As winter approaches, a flurry of activities are necessary to winterize our homes, vehicles and equipment. The purpose is to prepare these items to get through the winter with as little trouble or damage as possible preventive medicine, one might say. A little preparation now will save a lot of time and effort later in the season. The same can be said for warm-season pastures.
The question is, "Are your pastures ready for the winter?" Have you planned well enough ahead to bring warm-season pastures through the winter and have them respond as needed or expected next spring? What should have been done, and what can you do now?
Begin with assessing your current pasture conditions. Determine the appropriate residual height and the quantity of forage remaining to be grazed. As you have read in NF Ag News and Views and many trade magazines, maintaining an appropriate residual height through the winter is critical for the health and vigor of forages the following spring. The residual matter insulates the soil surface, protecting the growth points of the "dormant" forages. It also minimizes erosion potential and can minimize the need for weed control, if managed properly.
Next, focus on using the remaining grazeable forage within the pastures. Each fall brings questions about which pastures to graze first. Much depends on the needs of the herds being pastured through the winter. Make plans to identify calving areas for spring calving herds. These pastures should have excess plant material remaining from the growing season that can be used for both grazing and bedding. These areas should be clean and ungrazed since before frost, if possible.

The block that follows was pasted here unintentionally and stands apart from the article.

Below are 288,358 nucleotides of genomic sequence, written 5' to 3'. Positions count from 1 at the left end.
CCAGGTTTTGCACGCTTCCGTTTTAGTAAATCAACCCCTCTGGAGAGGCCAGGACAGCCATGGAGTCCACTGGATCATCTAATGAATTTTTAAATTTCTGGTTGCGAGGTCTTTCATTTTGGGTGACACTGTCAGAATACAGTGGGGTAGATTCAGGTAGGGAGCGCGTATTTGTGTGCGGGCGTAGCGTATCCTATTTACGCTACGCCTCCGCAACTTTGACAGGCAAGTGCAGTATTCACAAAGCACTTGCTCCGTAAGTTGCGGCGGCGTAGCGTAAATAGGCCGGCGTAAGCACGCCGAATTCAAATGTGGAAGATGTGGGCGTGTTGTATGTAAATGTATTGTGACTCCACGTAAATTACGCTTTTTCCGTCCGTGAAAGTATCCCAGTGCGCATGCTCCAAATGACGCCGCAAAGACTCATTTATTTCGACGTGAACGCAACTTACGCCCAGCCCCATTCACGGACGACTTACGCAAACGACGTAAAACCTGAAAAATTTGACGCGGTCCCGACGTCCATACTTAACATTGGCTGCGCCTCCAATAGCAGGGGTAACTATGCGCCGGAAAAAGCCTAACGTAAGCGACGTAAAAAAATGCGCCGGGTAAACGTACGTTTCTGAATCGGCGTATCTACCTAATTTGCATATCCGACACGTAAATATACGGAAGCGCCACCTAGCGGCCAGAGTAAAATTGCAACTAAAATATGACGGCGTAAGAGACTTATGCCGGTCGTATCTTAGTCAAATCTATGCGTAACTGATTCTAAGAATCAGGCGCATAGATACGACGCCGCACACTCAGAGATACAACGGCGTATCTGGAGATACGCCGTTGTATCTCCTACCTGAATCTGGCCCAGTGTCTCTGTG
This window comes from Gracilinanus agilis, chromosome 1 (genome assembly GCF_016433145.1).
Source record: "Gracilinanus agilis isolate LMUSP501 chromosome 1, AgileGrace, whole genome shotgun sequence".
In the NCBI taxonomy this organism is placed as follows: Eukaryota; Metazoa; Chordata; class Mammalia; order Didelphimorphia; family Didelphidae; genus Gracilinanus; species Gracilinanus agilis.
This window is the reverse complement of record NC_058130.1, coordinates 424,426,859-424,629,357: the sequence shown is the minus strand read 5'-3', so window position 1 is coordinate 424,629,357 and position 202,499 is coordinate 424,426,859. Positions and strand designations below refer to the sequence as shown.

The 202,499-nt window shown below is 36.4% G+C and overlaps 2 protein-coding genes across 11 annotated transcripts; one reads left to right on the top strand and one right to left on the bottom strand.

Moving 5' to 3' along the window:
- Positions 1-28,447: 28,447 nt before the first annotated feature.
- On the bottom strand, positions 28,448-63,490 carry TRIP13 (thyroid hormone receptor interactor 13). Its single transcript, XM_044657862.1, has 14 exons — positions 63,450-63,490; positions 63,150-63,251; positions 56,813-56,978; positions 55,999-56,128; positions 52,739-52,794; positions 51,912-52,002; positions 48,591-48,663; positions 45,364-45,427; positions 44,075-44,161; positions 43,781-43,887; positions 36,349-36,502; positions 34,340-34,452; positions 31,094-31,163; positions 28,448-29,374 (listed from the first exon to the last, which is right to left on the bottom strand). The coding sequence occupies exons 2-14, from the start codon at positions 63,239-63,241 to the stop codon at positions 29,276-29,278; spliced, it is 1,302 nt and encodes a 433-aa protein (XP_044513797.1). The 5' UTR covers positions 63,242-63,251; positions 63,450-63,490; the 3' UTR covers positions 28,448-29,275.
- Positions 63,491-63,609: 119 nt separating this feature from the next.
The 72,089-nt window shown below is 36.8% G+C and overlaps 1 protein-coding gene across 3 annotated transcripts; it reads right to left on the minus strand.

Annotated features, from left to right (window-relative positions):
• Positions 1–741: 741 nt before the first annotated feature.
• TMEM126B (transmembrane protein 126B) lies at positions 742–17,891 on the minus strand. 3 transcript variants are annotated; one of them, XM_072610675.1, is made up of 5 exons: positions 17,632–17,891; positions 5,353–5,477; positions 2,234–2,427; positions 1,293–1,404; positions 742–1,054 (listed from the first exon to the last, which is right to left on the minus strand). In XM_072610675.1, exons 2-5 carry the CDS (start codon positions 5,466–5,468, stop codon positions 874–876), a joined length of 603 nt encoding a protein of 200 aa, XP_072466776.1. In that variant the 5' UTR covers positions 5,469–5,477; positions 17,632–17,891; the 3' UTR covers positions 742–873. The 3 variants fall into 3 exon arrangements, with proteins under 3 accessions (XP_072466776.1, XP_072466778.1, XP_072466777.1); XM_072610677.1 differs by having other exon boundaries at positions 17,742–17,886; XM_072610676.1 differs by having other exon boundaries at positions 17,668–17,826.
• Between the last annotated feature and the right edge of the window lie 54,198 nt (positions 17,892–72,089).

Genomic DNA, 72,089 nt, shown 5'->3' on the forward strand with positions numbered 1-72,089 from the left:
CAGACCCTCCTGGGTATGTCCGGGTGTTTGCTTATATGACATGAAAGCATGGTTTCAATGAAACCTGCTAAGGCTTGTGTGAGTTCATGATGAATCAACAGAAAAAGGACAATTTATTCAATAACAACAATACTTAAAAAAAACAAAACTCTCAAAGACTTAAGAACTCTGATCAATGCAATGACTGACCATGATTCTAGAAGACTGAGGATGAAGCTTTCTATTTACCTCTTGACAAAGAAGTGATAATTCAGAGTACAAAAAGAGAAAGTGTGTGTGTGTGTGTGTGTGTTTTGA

If high-impact areas are needed, try to use relatively level bermudagrass pastures. Bermudagrass is very responsive to fertility, and, if denuded of residual during the winter, it will usually recover the following spring, although it may be well behind other areas. Weed control may also be necessary next spring.
When it comes to grazing pastures after frost, where do we start? Assuming dry spring-calving cows, I would use the grazing pastures with introduced forages such as bermudagrass and Old World bluestems first (and any summer annuals that may still remain). This would be followed by any fall-fertilized stockpiled introduced forages and then the native grass pastures. If there is some cool-season forage managed for the cow herd, especially perennials such as fescue, I would save it as the last forage to be grazed. Keep in mind that the residual heights must be maintained and that calving areas need to be set aside, if at all possible.
When hay feeding is initiated, attempt to use the bermudagrass pastures when possible, minimizing the damage to any one location by continually moving the feeding area. The only area where concentrated feeding should be considered is on a poor upland site that is in need of organic matter and ground cover. Even then, these sites need to be managed so that they do not become overly unsanitary.
Finally, make plans to sample all fields that are in need of updated soil sampling. These would be introduced grass pastures and crop fields that have not been sampled in two to three years or that have been used to push production through fertility, or that have had soil amendments added such as lime to improve soil productivity. Also, any area to be converted to pasture grasses should be sampled. The winter season is an ideal time to accomplish this task.
By paying attention to pasture management during the winter season, your pastures will come through the cool season in good condition, ready to "spring" into action at the beginning of the growing season. Proper actions taken now during the "dormant" season will minimize the down time or delays in production when the spring growing season arrives.